Pins 1 and 2 are not connected (NC) in the chip.

Pin 32 needs +5V. Pin 31 is the Write Enable (/WE) and needs to be tied high. (+5V is good.)

Pin 30 is conveniently left NC, so plugging it into a 27C512 socket will put +5V on it which is ok.

So all we need to do is connect +5V to pins 31 and 32.

The best way to do it is to use a 32 pin IC socket (one with stamped pins). Bend pins 31 and 32 at right angles so it doesn't short to anything on the board, and use a small bare wire (like bare wirewrap wire) to connect pins 30, 31, and 32. When you connect it to pin 30 make sure the pin will still be able to plug into a socket.

That's because we want to plug this 32 pin socket into the 28 pin socket on the board with pins 1,2,31,32 hanging out. Then plug the 29C512 into the  32 pin socket.

The same procedure applies to using the 49F512.

Using Flash EPROMs has the advantage that you do not need an EPROM eraser. It also means you do not have to wait 20-30 minutes to erase them if the need should arise. You just pop them into the Device Programmer and reprogram them.

Naturally, you can still use 27C512s if that's what you have.

In any event, I strongly advise you to keep the original 27C512s.

That brings up another issue.

EPROMs are only guaranteed to hold the data for 10 years. Hard Drivin' was produced in 1989; Race Drivin' in 1991. Do the math. (The way EPROMs work is discussed in the article  EPROMS .)

As long as you are working on the game you should think about making a backup of all of the EPROMs on all of the boards.

There is some risk, however. When you are putting the EPROMs back in the sockets it is easy to bend a pin without knowing it. (You will find it out when the game doesn't  work.) If you mix up the EPROMs and put them in the wrong sockets you will find that out, too.

Fortunately, as long as 5001 and 5002 are installed correctly you can use Self-Test to look at the ROM checksums. The last two digits should match the last two digits on the ROM part number. For example, ROM 136077-5001 located at 210R has a checksum of $5D01 . ROM 136077-5002 located at 200R has a checksum of $F402. This was not an accident. I made everyone do it.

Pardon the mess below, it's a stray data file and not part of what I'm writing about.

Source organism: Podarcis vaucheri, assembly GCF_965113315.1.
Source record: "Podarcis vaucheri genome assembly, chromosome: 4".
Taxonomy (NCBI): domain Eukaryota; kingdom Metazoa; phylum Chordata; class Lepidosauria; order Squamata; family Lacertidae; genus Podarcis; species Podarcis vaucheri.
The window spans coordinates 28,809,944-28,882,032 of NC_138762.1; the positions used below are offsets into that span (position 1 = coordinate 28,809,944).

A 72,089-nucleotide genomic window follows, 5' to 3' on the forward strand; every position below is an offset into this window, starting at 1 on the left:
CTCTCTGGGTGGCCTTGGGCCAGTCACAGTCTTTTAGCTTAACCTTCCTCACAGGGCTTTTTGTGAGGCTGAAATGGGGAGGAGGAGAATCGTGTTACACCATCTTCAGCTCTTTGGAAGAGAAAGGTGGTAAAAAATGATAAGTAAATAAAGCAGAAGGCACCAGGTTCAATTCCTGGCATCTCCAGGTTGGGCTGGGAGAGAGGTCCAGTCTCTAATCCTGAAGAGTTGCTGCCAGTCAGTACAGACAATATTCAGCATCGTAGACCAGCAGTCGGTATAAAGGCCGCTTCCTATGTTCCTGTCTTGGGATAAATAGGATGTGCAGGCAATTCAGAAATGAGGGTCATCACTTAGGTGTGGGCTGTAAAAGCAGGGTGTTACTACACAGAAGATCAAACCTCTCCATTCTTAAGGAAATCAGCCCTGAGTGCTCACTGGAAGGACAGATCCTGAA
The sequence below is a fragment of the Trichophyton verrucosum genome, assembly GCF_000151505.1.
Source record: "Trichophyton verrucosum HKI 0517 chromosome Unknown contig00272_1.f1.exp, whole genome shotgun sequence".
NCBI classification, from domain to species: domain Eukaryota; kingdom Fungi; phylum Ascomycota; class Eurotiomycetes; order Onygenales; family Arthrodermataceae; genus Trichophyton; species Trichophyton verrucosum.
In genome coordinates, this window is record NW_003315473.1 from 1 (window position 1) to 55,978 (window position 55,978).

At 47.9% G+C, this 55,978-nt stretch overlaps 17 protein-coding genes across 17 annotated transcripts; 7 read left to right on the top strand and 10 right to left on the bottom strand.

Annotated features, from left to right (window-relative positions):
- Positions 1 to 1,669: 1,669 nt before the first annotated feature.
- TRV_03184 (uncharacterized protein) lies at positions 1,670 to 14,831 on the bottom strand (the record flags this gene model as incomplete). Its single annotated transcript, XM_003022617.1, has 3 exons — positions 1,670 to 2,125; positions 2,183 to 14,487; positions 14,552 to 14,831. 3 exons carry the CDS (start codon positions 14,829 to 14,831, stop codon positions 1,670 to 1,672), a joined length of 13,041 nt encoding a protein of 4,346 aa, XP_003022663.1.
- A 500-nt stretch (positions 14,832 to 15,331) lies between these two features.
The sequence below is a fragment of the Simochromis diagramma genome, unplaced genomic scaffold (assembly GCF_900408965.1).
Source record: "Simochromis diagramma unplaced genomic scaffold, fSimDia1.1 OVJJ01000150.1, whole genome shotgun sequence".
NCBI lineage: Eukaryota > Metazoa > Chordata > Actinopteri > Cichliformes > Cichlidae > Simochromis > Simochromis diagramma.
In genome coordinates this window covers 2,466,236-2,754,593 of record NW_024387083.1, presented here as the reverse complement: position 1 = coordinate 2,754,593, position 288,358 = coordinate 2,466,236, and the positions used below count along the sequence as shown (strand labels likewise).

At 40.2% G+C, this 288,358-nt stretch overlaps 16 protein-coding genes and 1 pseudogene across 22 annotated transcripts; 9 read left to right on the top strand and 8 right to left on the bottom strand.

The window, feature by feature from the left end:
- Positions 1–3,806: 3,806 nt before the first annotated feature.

In any event, if you decide to make copies of your EPROMs, don't do it when you're tired.

The datasheets for the EPROMs are available at the Atmel Web site ( You can also download them here.

AT29C512 Flash EPROM

When I designed the MultiSync II Main Board, I put in a number of split pads so that it could be configured to use EPROM, Flash EPROM, or SRAM.

By then, most of the program development was done on PCs. Since emulation memory for the Applied Microsystems emulator was expensive and the emulator didn't care where the memory lived, it worked out really well. (Race Drivin' had an auxiliary RAM board for this purpose.)

I made an interface board for the Race Drivin' system with an ADSP-2101 so its fast serial port could be used to download the program from a PC. The PC used an ISA board designed by Matt Kendall and also had an ADSP-2101.

It was enormously faster than using the emulator's RS232 port, especially when the emulator was used with the VAX.

As far as I know, the only project to use the MultiSync II board was the Police Trainer. Each Police Trainer unit had the fast interface board so it allowed a number of them to be connected together. (Race Drivin' uses its onboard RS232 port and you can only link two games together.)

Several years after I left Atari I heard that the Police Trainer project had been sold to a company that was in the Police Trainer business, and that they were still using my hardware. I can't imagine that they are still using it today, but who knows.

Maybe they would like their Y2K bug fixed.

And finally, with these patches the Race Drivin' TimeKeeper is good until the year 2100.

After that, even if the Century Year is repatched to 21, the TimeKeeper itself will screw up leap years.

I wonder if there will be any Race Drivin' games working in the year 2100.

I wonder if the MAME version will be finished by them?  :-)

Jed Margolin
San Jose, CA
July 12, 2002        Revised: 7/18/02

While I believe this information is accurate and I have tested it in my own game I cannot assume any responsibility for its use.